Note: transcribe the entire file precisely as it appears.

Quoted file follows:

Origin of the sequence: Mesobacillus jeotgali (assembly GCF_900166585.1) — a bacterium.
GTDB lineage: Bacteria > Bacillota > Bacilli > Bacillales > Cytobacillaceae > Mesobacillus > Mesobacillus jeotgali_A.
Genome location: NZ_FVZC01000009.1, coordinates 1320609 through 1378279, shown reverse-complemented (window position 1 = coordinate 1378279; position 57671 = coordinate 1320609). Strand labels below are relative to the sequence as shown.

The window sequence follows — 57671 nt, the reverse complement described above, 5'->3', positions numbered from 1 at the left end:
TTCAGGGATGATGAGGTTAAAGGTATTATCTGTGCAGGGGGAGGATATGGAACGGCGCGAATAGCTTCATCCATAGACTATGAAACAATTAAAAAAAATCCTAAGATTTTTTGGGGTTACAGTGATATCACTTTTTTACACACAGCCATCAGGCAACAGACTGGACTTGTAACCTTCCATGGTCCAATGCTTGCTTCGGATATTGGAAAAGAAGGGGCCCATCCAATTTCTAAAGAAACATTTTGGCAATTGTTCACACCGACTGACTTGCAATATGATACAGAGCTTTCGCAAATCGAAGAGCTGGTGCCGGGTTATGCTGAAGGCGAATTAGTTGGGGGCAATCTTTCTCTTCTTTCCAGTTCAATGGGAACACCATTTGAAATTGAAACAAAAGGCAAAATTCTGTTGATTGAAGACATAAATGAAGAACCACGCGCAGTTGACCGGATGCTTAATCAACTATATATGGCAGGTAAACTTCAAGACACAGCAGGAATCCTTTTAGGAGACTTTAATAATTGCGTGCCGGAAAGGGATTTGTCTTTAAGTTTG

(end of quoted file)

Origin of the sequence: Mesobacillus jeotgali (assembly GCF_900166585.1) — a bacterium.
GTDB lineage: Bacteria > Bacillota > Bacilli > Bacillales > Cytobacillaceae > Mesobacillus > Mesobacillus jeotgali_A.
Genome location: NZ_FVZC01000009.1, coordinates 1320609 through 1378279, shown reverse-complemented (window position 1 = coordinate 1378279; position 57671 = coordinate 1320609). Strand labels below are relative to the sequence as shown.

The window sequence follows — 57671 nt, the reverse complement described above, 5'->3', positions numbered from 1 at the left end:
TTCAGGGATGATGAGGTTAAAGGTATTATCTGTGCAGGGGGAGGATATGGAACGGCGCGAATAGCTTCATCCATAGACTATGAAACAATTAAAAAAAATCCTAAGATTTTTTGGGGTTACAGTGATATCACTTTTTTACACACAGCCATCAGGCAACAGACTGGACTTGTAACCTTCCATGGTCCAATGCTTGCTTCGGATATTGGAAAAGAAGGGGCCCATCCAATTTCTAAAGAAACATTTTGGCAATTGTTCACACCGACTGACTTGCAATATGATACAGAGCTTTCGCAAATCGAAGAGCTGGTGCCGGGTTATGCTGAAGGCGAATTAGTTGGGGGCAATCTTTCTCTTCTTTCCAGTTCAATGGGAACACCATTTGAAATTGAAACAAAAGGCAAAATTCTGTTGATTGAAGACATAAATGAAGAACCACGCGCAGTTGACCGGATGCTTAATCAACTATATATGGCAGGTAAACTTCAAGACACAGCAGGAATCCTTTTAGGAGACTTTAATAATTGCGTGCCGGAAAGGGATTTGTCTTTAAGTTTG